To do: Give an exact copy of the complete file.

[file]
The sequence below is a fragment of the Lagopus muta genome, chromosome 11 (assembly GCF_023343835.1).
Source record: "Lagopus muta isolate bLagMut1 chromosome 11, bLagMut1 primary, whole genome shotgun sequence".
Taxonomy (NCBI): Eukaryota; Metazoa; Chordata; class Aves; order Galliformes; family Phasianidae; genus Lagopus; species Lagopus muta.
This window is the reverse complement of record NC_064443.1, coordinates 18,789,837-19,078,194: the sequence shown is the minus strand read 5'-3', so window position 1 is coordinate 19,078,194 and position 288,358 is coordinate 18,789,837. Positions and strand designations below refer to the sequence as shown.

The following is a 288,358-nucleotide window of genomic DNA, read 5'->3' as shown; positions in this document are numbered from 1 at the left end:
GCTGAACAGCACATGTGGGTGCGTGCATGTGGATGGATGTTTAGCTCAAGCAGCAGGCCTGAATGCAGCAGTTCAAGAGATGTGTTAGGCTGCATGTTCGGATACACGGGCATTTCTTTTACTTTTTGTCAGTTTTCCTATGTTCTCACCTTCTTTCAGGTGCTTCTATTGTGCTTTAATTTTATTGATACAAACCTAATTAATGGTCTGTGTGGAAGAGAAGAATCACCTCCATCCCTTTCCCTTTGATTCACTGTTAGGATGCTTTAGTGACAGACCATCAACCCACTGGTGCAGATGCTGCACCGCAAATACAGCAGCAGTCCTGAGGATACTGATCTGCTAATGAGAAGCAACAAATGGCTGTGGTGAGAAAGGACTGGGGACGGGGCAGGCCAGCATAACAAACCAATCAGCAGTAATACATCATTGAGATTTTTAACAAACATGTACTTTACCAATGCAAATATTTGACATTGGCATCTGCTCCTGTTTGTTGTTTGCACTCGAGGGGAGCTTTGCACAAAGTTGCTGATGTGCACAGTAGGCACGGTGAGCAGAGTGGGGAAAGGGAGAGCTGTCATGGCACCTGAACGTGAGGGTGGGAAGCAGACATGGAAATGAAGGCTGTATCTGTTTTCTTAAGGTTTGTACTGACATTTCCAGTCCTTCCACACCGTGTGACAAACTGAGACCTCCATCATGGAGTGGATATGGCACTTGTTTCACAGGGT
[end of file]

The sequence below is a fragment of the Lagopus muta genome, chromosome 11 (assembly GCF_023343835.1).
Source record: "Lagopus muta isolate bLagMut1 chromosome 11, bLagMut1 primary, whole genome shotgun sequence".
Taxonomy (NCBI): Eukaryota; Metazoa; Chordata; class Aves; order Galliformes; family Phasianidae; genus Lagopus; species Lagopus muta.
This window is the reverse complement of record NC_064443.1, coordinates 18,789,837-19,078,194: the sequence shown is the minus strand read 5'-3', so window position 1 is coordinate 19,078,194 and position 288,358 is coordinate 18,789,837. Positions and strand designations below refer to the sequence as shown.

The following is a 288,358-nucleotide window of genomic DNA, read 5'->3' as shown; positions in this document are numbered from 1 at the left end:
GCTGAACAGCACATGTGGGTGCGTGCATGTGGATGGATGTTTAGCTCAAGCAGCAGGCCTGAATGCAGCAGTTCAAGAGATGTGTTAGGCTGCATGTTCGGATACACGGGCATTTCTTTTACTTTTTGTCAGTTTTCCTATGTTCTCACCTTCTTTCAGGTGCTTCTATTGTGCTTTAATTTTATTGATACAAACCTAATTAATGGTCTGTGTGGAAGAGAAGAATCACCTCCATCCCTTTCCCTTTGATTCACTGTTAGGATGCTTTAGTGACAGACCATCAACCCACTGGTGCAGATGCTGCACCGCAAATACAGCAGCAGTCCTGAGGATACTGATCTGCTAATGAGAAGCAACAAATGGCTGTGGTGAGAAAGGACTGGGGACGGGGCAGGCCAGCATAACAAACCAATCAGCAGTAATACATCATTGAGATTTTTAACAAACATGTACTTTACCAATGCAAATATTTGACATTGGCATCTGCTCCTGTTTGTTGTTTGCACTCGAGGGGAGCTTTGCACAAAGTTGCTGATGTGCACAGTAGGCACGGTGAGCAGAGTGGGGAAAGGGAGAGCTGTCATGGCACCTGAACGTGAGGGTGGGAAGCAGACATGGAAATGAAGGCTGTATCTGTTTTCTTAAGGTTTGTACTGACATTTCCAGTCCTTCCACACCGTGTGACAAACTGAGACCTCCATCATGGAGTGGATATGGCACTTGTTTCACAGGGT